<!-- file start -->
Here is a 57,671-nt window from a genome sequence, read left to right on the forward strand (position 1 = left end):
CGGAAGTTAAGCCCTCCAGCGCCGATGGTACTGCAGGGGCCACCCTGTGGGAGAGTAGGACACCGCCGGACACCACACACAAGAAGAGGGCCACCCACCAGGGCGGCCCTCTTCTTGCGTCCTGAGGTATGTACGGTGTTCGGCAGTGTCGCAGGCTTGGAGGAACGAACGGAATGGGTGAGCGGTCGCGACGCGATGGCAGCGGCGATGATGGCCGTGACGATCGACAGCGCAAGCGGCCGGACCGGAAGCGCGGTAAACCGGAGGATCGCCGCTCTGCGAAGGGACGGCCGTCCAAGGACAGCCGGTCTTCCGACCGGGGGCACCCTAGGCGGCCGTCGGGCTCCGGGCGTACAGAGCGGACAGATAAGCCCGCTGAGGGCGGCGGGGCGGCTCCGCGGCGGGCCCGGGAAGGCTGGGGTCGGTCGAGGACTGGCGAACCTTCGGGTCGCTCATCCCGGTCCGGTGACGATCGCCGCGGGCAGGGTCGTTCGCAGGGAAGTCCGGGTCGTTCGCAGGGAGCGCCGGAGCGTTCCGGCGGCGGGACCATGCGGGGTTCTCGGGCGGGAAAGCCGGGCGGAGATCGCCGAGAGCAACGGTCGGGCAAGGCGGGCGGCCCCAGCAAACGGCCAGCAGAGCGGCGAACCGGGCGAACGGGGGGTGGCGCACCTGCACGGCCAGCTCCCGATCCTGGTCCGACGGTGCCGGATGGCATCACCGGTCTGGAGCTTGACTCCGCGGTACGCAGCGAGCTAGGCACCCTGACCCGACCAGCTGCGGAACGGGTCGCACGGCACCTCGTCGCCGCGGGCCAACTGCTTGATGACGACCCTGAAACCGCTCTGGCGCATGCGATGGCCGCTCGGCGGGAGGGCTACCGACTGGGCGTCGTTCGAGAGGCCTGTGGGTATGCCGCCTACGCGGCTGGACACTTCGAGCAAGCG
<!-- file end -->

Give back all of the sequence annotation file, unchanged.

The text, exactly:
Here is a 57,671-nt window from a genome sequence, read left to right on the forward strand (position 1 = left end):
CGGAAGTTAAGCCCTCCAGCGCCGATGGTACTGCAGGGGCCACCCTGTGGGAGAGTAGGACACCGCCGGACACCACACACAAGAAGAGGGCCACCCACCAGGGCGGCCCTCTTCTTGCGTCCTGAGGTATGTACGGTGTTCGGCAGTGTCGCAGGCTTGGAGGAACGAACGGAATGGGTGAGCGGTCGCGACGCGATGGCAGCGGCGATGATGGCCGTGACGATCGACAGCGCAAGCGGCCGGACCGGAAGCGCGGTAAACCGGAGGATCGCCGCTCTGCGAAGGGACGGCCGTCCAAGGACAGCCGGTCTTCCGACCGGGGGCACCCTAGGCGGCCGTCGGGCTCCGGGCGTACAGAGCGGACAGATAAGCCCGCTGAGGGCGGCGGGGCGGCTCCGCGGCGGGCCCGGGAAGGCTGGGGTCGGTCGAGGACTGGCGAACCTTCGGGTCGCTCATCCCGGTCCGGTGACGATCGCCGCGGGCAGGGTCGTTCGCAGGGAAGTCCGGGTCGTTCGCAGGGAGCGCCGGAGCGTTCCGGCGGCGGGACCATGCGGGGTTCTCGGGCGGGAAAGCCGGGCGGAGATCGCCGAGAGCAACGGTCGGGCAAGGCGGGCGGCCCCAGCAAACGGCCAGCAGAGCGGCGAACCGGGCGAACGGGGGGTGGCGCACCTGCACGGCCAGCTCCCGATCCTGGTCCGACGGTGCCGGATGGCATCACCGGTCTGGAGCTTGACTCCGCGGTACGCAGCGAGCTAGGCACCCTGACCCGACCAGCTGCGGAACGGGTCGCACGGCACCTCGTCGCCGCGGGCCAACTGCTTGATGACGACCCTGAAACCGCTCTGGCGCATGCGATGGCCGCTCGGCGGGAGGGCTACCGACTGGGCGTCGTTCGAGAGGCCTGTGGGTATGCCGCCTACGCGGCTGGACACTTCGAGCAAGCG